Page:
(photo by Brian Murphy)
As I stood on the sidelines watching New Orleans “running back” Reggie Bush taunt a rookie punter during his return for a touchdown this past weekend, I almost felt bad for the guy.
Here’s an athlete who was seemingly on top of the world when he elected to forgo his senior season at USC. He was a Heisman Trophy winner and the biggest name on the biggest program in college football, and yet, today he’s forced to grand-stand and pose for personal accomplishments while playing on a winless underachiever.
It wasn’t supposed to be this way. At least, that’s what the overall consensus was when the 2006 NFL Draft rolled around and everyone just knew the Houston Texans were going to select Bush with the top pick. Sure, there were some rumblings that Bush and his family might have accepted gifts, cash and other illegal benefits, but so did Shaquille O’Neal, and he went on to become one of the greatest of all time. If Bush went on to accomplish half of what Shaq did, then it would have been a wise investment.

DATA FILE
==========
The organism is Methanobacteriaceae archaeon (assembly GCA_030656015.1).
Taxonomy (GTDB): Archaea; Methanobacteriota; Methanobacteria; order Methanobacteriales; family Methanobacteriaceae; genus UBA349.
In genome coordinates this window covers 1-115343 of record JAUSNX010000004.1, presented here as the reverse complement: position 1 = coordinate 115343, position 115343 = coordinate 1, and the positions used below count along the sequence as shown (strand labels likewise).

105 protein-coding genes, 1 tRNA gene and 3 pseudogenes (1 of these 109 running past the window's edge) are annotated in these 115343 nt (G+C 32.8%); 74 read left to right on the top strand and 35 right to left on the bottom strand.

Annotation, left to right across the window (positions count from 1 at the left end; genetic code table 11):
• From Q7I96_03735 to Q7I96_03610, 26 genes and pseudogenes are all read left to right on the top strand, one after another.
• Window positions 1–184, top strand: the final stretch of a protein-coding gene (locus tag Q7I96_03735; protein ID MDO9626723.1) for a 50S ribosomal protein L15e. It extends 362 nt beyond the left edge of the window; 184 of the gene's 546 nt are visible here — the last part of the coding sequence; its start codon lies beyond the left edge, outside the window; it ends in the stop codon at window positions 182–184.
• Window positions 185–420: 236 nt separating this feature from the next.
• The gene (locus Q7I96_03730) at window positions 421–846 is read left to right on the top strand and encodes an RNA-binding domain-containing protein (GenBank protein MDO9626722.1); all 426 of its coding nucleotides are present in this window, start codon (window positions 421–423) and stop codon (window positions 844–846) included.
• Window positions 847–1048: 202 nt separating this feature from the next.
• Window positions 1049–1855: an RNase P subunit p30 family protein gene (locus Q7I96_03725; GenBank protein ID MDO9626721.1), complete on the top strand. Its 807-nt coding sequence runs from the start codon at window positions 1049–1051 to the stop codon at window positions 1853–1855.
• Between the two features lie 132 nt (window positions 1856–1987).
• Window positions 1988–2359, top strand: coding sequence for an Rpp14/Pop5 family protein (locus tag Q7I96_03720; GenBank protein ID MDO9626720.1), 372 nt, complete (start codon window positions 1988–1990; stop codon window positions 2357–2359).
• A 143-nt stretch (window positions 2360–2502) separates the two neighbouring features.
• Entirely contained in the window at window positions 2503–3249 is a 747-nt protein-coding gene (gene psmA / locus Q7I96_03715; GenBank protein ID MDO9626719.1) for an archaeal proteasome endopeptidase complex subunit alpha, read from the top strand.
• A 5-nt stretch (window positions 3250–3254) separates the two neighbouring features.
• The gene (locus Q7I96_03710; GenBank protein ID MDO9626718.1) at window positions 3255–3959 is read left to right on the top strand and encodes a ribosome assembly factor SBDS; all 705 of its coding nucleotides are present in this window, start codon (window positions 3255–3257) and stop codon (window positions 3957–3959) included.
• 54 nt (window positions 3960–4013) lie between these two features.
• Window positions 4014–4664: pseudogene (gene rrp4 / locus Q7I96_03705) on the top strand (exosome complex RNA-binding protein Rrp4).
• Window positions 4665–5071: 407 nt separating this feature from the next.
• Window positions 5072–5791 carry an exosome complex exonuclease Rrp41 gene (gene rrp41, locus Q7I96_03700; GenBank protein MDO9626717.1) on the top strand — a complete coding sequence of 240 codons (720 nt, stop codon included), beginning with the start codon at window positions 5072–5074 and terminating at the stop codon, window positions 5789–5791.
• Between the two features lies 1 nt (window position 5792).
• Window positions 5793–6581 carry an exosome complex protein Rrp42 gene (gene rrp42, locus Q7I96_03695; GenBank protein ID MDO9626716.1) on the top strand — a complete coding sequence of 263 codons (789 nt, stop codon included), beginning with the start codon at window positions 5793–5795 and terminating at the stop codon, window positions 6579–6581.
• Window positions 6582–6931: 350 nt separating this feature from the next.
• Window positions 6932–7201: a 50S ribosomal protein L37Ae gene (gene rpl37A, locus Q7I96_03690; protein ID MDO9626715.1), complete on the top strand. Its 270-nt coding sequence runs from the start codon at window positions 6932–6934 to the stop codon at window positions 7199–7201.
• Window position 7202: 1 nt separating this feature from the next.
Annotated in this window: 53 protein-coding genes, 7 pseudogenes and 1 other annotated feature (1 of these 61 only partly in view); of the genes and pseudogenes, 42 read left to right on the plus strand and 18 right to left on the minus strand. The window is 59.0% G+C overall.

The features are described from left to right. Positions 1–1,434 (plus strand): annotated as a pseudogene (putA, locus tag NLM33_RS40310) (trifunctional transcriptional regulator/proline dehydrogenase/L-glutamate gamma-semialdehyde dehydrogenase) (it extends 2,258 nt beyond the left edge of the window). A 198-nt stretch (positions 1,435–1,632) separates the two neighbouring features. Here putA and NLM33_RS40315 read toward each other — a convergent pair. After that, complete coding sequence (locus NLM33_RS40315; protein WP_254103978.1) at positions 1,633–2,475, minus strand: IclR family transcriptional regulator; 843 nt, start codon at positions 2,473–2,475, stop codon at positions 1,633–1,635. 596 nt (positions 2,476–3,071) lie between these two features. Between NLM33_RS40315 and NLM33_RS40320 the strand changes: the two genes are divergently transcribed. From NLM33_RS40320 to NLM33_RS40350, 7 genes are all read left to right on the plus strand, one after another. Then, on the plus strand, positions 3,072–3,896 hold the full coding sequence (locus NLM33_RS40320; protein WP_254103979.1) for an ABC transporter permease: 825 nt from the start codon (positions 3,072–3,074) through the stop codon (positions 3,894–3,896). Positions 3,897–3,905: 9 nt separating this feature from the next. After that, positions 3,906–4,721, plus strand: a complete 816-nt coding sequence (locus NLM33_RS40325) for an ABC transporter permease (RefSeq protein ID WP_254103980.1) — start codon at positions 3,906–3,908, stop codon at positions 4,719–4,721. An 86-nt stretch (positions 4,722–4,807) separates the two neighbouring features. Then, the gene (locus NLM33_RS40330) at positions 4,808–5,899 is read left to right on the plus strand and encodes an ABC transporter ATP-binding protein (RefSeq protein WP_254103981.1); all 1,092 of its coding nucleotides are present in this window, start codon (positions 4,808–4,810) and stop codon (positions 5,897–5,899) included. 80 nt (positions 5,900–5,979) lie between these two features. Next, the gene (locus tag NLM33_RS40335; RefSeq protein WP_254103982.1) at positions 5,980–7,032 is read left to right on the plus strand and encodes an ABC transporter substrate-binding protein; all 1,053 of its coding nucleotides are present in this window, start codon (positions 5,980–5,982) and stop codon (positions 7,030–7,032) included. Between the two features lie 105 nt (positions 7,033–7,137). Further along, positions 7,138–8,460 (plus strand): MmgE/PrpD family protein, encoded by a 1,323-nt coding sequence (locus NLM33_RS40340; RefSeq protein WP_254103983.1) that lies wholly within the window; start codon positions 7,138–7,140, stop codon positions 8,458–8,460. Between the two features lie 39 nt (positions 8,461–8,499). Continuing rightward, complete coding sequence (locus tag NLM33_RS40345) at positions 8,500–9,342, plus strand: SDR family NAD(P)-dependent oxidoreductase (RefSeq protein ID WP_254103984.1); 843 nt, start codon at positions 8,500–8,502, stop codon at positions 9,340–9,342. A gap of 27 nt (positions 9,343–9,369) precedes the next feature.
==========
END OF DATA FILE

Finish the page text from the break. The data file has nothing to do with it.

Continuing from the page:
But a funny thing happened along the way – Texans general manager Charlie Casserly met with Bush and decided it was best for his franchise to go another direction. He never said why, but some suggested it was because of the salary demands by Bush and his representatives or possibly even character issues. While no one knows Casserly’s reasoning for sure, the Texans passed on Bush and selected North Carolina State defensive end Mario Williams. Bush went second to the Saints.
From there, things went from bad to worse for the Texans – with Casserly being crucified for the pick and Williams seemingly blamed for events that were out of his control, simply being drafted ahead of “Saint Reggie.” Some morons even suggested the move was one of the biggest blunders in the history of the NFL Draft.
And while Williams has gone on to have a solid career, Casserly is no longer with the Texans. He resigned as general manager and now does work as a television analyst, with the “blunder” tag still hanging over his head, even if history shows that wasn’t really the case.
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